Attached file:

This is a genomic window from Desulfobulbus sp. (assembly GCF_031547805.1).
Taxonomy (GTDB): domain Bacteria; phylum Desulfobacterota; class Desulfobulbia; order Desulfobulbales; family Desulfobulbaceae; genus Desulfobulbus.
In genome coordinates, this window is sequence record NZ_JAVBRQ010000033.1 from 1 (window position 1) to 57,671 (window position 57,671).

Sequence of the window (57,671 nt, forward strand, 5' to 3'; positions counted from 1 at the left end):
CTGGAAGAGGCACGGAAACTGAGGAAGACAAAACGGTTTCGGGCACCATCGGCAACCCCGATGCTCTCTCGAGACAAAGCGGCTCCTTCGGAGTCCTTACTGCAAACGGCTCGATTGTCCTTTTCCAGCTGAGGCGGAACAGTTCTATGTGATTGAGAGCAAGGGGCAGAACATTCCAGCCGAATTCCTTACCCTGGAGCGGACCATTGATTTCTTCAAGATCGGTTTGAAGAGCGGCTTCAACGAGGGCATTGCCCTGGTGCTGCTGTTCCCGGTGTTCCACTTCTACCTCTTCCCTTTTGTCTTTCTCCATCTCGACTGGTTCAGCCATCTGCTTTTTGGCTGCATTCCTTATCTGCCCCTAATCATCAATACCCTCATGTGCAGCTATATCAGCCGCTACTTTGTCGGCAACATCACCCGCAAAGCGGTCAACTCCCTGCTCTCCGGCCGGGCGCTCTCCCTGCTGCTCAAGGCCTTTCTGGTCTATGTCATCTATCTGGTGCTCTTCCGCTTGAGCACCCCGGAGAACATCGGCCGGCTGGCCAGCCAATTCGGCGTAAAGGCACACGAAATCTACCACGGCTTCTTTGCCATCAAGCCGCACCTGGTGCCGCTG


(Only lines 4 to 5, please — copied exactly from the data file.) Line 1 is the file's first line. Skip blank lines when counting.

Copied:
Sequence of the window (57,671 nt, forward strand, 5' to 3'; positions counted from 1 at the left end):
CTGGAAGAGGCACGGAAACTGAGGAAGACAAAACGGTTTCGGGCACCATCGGCAACCCCGATGCTCTCTCGAGACAAAGCGGCTCCTTCGGAGTCCTTACTGCAAACGGCTCGATTGTCCTTTTCCAGCTGAGGCGGAACAGTTCTATGTGATTGAGAGCAAGGGGCAGAACATTCCAGCCGAATTCCTTACCCTGGAGCGGACCATTGATTTCTTCAAGATCGGTTTGAAGAGCGGCTTCAACGAGGGCATTGCCCTGGTGCTGCTGTTCCCGGTGTTCCACTTCTACCTCTTCCCTTTTGTCTTTCTCCATCTCGACTGGTTCAGCCATCTGCTTTTTGGCTGCATTCCTTATCTGCCCCTAATCATCAATACCCTCATGTGCAGCTATATCAGCCGCTACTTTGTCGGCAACATCACCCGCAAAGCGGTCAACTCCCTGCTCTCCGGCCGGGCGCTCTCCCTGCTGCTCAAGGCCTTTCTGGTCTATGTCATCTATCTGGTGCTCTTCCGCTTGAGCACCCCGGAGAACATCGGCCGGCTGGCCAGCCAATTCGGCGTAAAGGCACACGAAATCTACCACGGCTTCTTTGCCATCAAGCCGCACCTGGTGCCGCTG